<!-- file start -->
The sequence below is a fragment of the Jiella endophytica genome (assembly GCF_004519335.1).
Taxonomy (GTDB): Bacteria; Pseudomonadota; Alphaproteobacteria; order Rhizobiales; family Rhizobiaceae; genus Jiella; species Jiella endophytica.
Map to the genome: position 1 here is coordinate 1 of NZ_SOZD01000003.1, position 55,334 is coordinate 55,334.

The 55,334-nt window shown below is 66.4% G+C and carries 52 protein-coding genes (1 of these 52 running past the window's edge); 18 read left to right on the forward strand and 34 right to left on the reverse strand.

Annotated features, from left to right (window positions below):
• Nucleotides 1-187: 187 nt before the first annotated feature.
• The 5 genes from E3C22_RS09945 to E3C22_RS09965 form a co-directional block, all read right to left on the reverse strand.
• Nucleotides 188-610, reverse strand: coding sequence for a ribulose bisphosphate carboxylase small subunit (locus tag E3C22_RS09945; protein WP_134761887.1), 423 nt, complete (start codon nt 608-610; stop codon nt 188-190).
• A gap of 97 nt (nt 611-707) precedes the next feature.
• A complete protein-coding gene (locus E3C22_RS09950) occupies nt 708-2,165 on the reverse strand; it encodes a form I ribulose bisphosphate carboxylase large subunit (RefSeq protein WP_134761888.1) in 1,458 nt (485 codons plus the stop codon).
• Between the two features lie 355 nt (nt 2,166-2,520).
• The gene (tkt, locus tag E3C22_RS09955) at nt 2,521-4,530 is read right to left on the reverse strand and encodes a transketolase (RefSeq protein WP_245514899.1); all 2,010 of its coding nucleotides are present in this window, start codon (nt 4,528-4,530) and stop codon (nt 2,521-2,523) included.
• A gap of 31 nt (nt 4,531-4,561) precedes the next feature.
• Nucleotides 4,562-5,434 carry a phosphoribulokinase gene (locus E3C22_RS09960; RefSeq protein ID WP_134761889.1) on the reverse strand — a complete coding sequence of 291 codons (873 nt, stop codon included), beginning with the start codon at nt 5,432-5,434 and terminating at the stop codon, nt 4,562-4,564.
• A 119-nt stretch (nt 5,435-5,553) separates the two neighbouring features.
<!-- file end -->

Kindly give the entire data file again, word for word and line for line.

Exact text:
The sequence below is a fragment of the Jiella endophytica genome (assembly GCF_004519335.1).
Taxonomy (GTDB): Bacteria; Pseudomonadota; Alphaproteobacteria; order Rhizobiales; family Rhizobiaceae; genus Jiella; species Jiella endophytica.
Map to the genome: position 1 here is coordinate 1 of NZ_SOZD01000003.1, position 55,334 is coordinate 55,334.

The 55,334-nt window shown below is 66.4% G+C and carries 52 protein-coding genes (1 of these 52 running past the window's edge); 18 read left to right on the forward strand and 34 right to left on the reverse strand.

Annotated features, from left to right (window positions below):
• Nucleotides 1-187: 187 nt before the first annotated feature.
• The 5 genes from E3C22_RS09945 to E3C22_RS09965 form a co-directional block, all read right to left on the reverse strand.
• Nucleotides 188-610, reverse strand: coding sequence for a ribulose bisphosphate carboxylase small subunit (locus tag E3C22_RS09945; protein WP_134761887.1), 423 nt, complete (start codon nt 608-610; stop codon nt 188-190).
• A gap of 97 nt (nt 611-707) precedes the next feature.
• A complete protein-coding gene (locus E3C22_RS09950) occupies nt 708-2,165 on the reverse strand; it encodes a form I ribulose bisphosphate carboxylase large subunit (RefSeq protein WP_134761888.1) in 1,458 nt (485 codons plus the stop codon).
• Between the two features lie 355 nt (nt 2,166-2,520).
• The gene (tkt, locus tag E3C22_RS09955) at nt 2,521-4,530 is read right to left on the reverse strand and encodes a transketolase (RefSeq protein WP_245514899.1); all 2,010 of its coding nucleotides are present in this window, start codon (nt 4,528-4,530) and stop codon (nt 2,521-2,523) included.
• A gap of 31 nt (nt 4,531-4,561) precedes the next feature.
• Nucleotides 4,562-5,434 carry a phosphoribulokinase gene (locus E3C22_RS09960; RefSeq protein ID WP_134761889.1) on the reverse strand — a complete coding sequence of 291 codons (873 nt, stop codon included), beginning with the start codon at nt 5,432-5,434 and terminating at the stop codon, nt 4,562-4,564.
• A 119-nt stretch (nt 5,435-5,553) separates the two neighbouring features.